6 Ways To Get Your Peace in Co-parenting and Ex Interactions

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Are you tired of wasting time, energy, and sanity on draining conversations or legal battles with your ex? No matter how much crazy is in your situation, you can take action now to stop allowing your ex to hijack your emotions and create peace for you and your children.

Get Your Peace

Last spring I started exploring co-parenting issues with parenting coach Christina Cline Schneider. She entered my life at just the right time as I was preparing for my ex and his wife to move to town. They’ve been here for two months now, and to my surprise, we’re having a lot of successes instead of battling it out in court.

I don’t see these kinds of successes very often in my everyday friendships with other single parents. And I never would have expected to see it in my co-parenting situation. But here I am, on the same page with my ex regarding discipline, health care, and timesharing. Granted, the boys still come home and highlight the differences between daddy’s house and mommy’s house. But most of that is easily dealt with by letting them talk and reminding them that daddy and mommy sometimes do things differently. And that’s okay.

Is it True?

I’ve been amazed to find that the stories I tell myself about my ex don’t always turn out to be true in our present co-parenting relationship, even when those stories are based in real events that happened in the past. I also have to acknowledge that my ex’s and his wife’s approach to dealing with me has been instrumental to our progress. They’ve had numerous opportunities to respond to me negatively and chose instead to respond with openness and peace.

So how are we doing it? Christina had a lot to do with it. My conversations with her, along with her tools for designing empowered conversations and understanding brain science have been crucial to our success. These six tips for peaceful co-parenting are based on my experience and the insights I gained while talking with Christina. I hope they help you grab your peace the next time you find yourself staring down the barrel of a potential conflict.

6 Ways to Get Your Peace

1. Tell somebody. It’s human to need to vent after getting served, being wrongly accused, or finding out about something that you believe negatively affects your child. Instead of holding it in or throwing it back, find a trusted friend or private forum and get it out. This is your chance to be unfiltered, inappropriate, and raw.

2. Respond instead of react. Don’t respond until you’re able to do so rationally and peacefully. It’s fine to simply acknowledge receipt of a message, and in particularly heated situations, delay your full response by a day or more. This is the time to reference Christina’s Designing Empowered Conversations as a guide to help craft an effective response that asserts your position and minimizes conflict.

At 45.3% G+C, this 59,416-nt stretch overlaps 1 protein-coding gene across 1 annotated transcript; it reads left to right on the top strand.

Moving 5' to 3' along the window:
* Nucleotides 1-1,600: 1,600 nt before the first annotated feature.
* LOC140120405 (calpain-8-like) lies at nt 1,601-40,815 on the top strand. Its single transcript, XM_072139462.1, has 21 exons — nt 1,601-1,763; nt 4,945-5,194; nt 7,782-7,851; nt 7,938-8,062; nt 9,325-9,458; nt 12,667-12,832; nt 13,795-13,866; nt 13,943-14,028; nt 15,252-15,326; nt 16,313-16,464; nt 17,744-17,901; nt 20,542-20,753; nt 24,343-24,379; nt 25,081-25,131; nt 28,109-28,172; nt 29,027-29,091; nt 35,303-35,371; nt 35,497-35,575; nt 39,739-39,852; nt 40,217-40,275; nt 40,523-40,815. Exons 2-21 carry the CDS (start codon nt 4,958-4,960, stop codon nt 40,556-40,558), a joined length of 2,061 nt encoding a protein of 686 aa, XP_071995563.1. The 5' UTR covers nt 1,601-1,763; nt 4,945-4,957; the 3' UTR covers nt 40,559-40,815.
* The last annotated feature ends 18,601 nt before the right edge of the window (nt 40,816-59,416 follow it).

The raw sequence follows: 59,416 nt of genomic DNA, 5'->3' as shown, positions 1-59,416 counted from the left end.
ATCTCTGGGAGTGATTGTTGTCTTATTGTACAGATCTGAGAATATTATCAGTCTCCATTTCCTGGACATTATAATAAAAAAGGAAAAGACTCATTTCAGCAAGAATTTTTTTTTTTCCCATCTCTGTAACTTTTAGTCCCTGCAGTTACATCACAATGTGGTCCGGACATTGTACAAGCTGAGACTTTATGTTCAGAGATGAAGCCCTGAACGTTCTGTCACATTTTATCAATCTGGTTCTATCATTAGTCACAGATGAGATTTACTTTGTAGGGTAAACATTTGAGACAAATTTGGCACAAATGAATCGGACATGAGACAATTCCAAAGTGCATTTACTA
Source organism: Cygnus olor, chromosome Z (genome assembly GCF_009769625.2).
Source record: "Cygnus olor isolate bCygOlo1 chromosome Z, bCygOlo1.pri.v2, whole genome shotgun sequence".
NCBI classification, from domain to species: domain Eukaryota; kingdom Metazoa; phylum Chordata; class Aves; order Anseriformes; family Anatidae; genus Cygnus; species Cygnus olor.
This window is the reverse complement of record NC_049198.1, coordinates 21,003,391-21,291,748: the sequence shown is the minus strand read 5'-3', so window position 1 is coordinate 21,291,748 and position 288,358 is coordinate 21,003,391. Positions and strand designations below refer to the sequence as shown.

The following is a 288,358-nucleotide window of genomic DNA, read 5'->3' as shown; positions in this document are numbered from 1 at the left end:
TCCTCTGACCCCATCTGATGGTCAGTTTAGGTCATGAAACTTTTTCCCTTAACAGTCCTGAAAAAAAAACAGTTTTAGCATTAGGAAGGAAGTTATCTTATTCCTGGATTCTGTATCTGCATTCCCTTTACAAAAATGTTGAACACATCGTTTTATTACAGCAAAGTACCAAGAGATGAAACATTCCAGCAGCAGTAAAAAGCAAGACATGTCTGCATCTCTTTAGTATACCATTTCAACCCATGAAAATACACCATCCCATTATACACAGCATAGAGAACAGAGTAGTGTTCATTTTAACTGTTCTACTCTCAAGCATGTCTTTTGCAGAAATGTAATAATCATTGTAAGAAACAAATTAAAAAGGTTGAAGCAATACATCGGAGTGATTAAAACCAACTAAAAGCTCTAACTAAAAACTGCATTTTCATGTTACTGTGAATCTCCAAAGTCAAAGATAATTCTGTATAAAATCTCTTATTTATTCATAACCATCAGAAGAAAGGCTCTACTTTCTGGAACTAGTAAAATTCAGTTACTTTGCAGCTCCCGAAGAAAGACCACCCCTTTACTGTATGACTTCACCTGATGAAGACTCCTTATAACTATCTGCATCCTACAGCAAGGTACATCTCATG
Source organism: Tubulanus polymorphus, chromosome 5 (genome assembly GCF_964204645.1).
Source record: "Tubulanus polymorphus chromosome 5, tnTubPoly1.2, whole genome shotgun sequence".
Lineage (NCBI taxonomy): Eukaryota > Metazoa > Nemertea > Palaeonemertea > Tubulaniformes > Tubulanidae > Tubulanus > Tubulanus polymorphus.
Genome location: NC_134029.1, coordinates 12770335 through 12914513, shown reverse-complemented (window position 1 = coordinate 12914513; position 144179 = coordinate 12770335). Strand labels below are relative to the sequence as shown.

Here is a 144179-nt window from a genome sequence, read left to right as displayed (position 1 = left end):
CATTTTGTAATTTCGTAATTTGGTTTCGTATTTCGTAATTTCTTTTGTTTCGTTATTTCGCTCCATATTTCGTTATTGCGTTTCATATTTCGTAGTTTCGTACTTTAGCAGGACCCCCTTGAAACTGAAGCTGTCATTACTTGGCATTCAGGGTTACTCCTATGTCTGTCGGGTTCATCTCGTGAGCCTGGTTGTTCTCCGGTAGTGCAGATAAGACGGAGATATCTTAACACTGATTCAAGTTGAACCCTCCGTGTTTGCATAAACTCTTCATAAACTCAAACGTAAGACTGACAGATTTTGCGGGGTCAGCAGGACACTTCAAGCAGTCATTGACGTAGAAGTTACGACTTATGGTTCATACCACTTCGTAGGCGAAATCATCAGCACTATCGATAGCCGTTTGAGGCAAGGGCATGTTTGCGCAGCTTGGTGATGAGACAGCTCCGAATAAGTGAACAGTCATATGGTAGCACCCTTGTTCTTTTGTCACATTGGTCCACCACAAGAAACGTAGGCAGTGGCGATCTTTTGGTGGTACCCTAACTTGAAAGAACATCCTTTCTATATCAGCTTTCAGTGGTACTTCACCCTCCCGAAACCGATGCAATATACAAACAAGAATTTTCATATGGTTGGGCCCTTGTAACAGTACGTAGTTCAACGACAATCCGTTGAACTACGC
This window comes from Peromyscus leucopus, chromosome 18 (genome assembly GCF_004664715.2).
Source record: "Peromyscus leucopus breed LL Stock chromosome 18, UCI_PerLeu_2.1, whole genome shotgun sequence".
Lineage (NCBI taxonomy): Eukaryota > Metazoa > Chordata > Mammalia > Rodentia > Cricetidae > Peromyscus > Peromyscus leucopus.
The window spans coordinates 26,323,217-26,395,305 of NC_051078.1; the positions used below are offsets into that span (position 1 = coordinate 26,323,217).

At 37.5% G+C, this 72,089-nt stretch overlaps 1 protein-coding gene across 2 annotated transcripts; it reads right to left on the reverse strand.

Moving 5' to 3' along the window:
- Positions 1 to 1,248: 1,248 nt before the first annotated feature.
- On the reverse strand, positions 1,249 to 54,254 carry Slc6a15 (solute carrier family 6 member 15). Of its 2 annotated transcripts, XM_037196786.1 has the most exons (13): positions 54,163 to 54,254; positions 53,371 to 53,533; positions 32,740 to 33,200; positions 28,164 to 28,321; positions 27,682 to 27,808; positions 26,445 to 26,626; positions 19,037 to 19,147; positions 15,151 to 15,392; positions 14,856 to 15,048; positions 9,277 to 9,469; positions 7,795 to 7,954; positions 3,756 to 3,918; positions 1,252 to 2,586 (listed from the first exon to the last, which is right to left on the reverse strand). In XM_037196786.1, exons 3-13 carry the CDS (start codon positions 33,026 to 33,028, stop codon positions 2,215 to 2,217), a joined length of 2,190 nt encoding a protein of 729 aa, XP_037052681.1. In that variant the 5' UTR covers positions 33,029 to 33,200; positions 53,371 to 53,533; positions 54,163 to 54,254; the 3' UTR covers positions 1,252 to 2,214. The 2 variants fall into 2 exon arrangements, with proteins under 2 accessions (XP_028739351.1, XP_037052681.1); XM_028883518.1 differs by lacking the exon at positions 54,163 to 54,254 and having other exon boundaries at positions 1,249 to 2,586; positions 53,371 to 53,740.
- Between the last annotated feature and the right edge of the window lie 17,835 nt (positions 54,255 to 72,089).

3. Watch your thoughts. This may sound hokey, but I’ve learned that things usually turn out better when I go in expecting peace. Examples of positive affirmations to use for this purpose are “I am safe” and “I have positive, peaceful interactions with my children’s father.” Even if these statements aren’t true right now, the very act of saying them helps to start changing your reality and perspective. For more information on how this works, check out You Can Heal Your Life.

4. Put the kids first. Co-parenting is not the place to hash out your grievances with your ex. If you’re still recovering from trauma, get help. Are you really upset about the issue at hand, or is it about something bigger? Income disparity, infidelity, and resentment over the reality of your current situation are not acceptable reasons to create or participate in drama that ultimately impacts your children. If you think they don’t know, they do. They can feel it even if you don’t say it.

5. Withhold judgement. Your opinions and expectations of your ex may be based in the reality of what happened yesterday or three years ago. But today is today, and every person has the opportunity to start fresh, make new choices, and behave better.

6. Hold your boundaries. The reality is that not everyone changes their negative patterns, and even the people who do achieve some level of change may fall back into those habitual ruts in times of stress. That’s why you have your boundaries to keep yourself and your kids safe. For tips on setting smart boundaries, check out my earlier post with Christina.

Even if you have the most unreasonable, vindictive ex or the most impossible conflict at hand, I urge you to give these six tips a try. It may take months or even years, but I truly believe that a commitment to practicing these tips will transform your reality. It worked on me and for me. So go ahead and get your peace, too.

Learn More

Need some extra support? Check out Christina’s 4-week virtual course, Conquer Coparenting, which includes content around creating healthy boundaries, learning your core strengths, self-care, avoiding/resolving conflict, keeping your children out of the middle of your divorce, effective communication skills, and keeping the other parent from pushing your “buttons.” It may sound impossible, but she can show you how these skills and much more can be accomplished without the cooperation of the other parent. Co-parenting does not have to be so hard. You do not have to do it alone!

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Any information revealed on www.womanspeak.org about people whose lives have intersected with my own is shared in the spirit of helping myself and others to connect and heal. I recognize that their memories of the events described on this site are different than my own. This site is not intended to hurt anyone. I regret any unintentional harm resulting from the publishing of my stories and others on www.womanspeak.org.
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